The gift of life
I recently celebrated my 59th birthday which means, of course, that I have entered my 60th year. This has made me wonder where the intervening years have gone; years which seem to have passed so quickly.
One of the quotations which has meant a lot to me down these years comes from the work of the late American poet Mary Oliver. It is this: ‘Tell me, what do you plan to do with your one wild and precious life?’ Having entered my 60th year, I spent a little time wondering what this might mean. I came to the conclusion that the challenge it gives me is to recognise that life is a gift, and that every moment is precious and should be lived to the full in whatever way that can be. I realised that each day I had to focus on what really matters and decide what to with my one wild and precious life.
I realised that I had to be more open to God and less concerned about what others thought of me. I sensed the challenge, scary though it is, to be free enough to be a voice – as much as I can – for the poor and the broken and the needy. And I recognised the invitation to let go of much that I carry, and to learn to laugh and live in the moment.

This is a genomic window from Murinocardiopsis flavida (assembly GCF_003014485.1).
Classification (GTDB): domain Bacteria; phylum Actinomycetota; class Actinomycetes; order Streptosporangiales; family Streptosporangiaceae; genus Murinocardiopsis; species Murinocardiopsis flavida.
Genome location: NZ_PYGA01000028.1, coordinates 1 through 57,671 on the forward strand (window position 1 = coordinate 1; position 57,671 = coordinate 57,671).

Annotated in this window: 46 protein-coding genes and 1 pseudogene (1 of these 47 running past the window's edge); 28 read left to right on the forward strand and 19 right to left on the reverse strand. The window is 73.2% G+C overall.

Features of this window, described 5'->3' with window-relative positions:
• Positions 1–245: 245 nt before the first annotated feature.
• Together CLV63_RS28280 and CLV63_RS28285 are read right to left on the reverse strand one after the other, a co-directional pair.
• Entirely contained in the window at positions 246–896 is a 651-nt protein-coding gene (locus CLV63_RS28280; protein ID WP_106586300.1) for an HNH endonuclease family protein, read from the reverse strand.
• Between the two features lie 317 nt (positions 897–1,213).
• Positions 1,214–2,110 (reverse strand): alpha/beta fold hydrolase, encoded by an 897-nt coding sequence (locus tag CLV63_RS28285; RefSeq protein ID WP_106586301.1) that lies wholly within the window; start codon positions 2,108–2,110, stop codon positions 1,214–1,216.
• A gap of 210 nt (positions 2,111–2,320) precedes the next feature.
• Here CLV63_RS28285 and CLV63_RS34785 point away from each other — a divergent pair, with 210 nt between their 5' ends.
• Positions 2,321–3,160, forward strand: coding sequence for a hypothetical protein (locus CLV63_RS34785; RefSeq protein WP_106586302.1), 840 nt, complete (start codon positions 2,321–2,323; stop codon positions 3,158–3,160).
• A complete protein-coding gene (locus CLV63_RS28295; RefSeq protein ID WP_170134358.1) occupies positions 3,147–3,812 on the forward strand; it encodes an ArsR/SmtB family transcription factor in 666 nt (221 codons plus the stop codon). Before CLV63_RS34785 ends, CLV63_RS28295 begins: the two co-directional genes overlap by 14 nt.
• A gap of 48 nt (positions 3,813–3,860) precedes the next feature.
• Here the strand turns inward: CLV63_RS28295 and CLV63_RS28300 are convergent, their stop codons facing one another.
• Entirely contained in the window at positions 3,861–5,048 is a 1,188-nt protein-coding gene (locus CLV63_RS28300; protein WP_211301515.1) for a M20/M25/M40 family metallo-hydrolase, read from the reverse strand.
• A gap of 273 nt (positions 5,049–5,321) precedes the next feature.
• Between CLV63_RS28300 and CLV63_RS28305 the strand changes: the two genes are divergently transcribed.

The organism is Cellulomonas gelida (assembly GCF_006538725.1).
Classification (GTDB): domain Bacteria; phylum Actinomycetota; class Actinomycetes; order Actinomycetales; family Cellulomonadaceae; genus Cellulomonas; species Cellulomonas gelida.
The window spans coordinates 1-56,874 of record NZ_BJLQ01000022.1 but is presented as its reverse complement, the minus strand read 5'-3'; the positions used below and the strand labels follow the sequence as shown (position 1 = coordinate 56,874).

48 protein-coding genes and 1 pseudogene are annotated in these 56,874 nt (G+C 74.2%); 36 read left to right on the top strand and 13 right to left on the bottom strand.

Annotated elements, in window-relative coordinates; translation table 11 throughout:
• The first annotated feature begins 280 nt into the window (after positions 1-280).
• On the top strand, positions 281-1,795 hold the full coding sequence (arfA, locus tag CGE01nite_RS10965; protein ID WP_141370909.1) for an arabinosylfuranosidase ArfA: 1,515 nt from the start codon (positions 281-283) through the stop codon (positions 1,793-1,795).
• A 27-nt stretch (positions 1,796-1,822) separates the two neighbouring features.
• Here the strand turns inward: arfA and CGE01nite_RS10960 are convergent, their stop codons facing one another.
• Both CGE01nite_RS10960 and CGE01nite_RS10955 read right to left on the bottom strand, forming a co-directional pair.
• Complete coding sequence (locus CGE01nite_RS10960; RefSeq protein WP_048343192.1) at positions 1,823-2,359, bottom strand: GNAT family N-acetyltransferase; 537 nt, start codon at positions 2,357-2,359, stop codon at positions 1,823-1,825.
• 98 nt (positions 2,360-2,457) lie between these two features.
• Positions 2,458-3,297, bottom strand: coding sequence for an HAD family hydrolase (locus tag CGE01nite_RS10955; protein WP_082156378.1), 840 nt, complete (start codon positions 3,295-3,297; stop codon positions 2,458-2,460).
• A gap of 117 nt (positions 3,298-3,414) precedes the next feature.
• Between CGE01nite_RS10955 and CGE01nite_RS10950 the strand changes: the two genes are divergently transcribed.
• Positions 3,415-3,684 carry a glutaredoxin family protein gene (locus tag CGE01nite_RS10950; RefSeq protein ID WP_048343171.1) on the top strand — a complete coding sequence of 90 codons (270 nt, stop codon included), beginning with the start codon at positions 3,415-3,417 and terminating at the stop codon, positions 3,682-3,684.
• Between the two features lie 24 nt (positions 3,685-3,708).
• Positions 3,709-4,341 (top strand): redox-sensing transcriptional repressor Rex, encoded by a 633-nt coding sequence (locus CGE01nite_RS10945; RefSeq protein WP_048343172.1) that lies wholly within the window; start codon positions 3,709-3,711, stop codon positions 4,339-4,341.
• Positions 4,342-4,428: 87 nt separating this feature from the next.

Another quotation to reflect on is from the Indian Sufi mystic, Sai Baba, who said: ‘Life is a song, sing it. Life is a game, play it. Life is a challenge, meet it. Life is a dream, realise it. Life is a sacrifice, offer it. Life is love, enjoy it.’
It is another challenge to really experience life to the full, to discover who we are and what life is about.
I think that the Gospel is primarily God’s way of enabling me to understand what it means to be alive. Salvation isn’t just about what happens to us in the future. It’s not just about saving our souls. We’re not just put on this earth to somehow endure it for the future, grace-filled life that happens after we die. We’re not just put here so that we can earn our way into heaven. This is our one wild and precious life so what are we going to do with it today?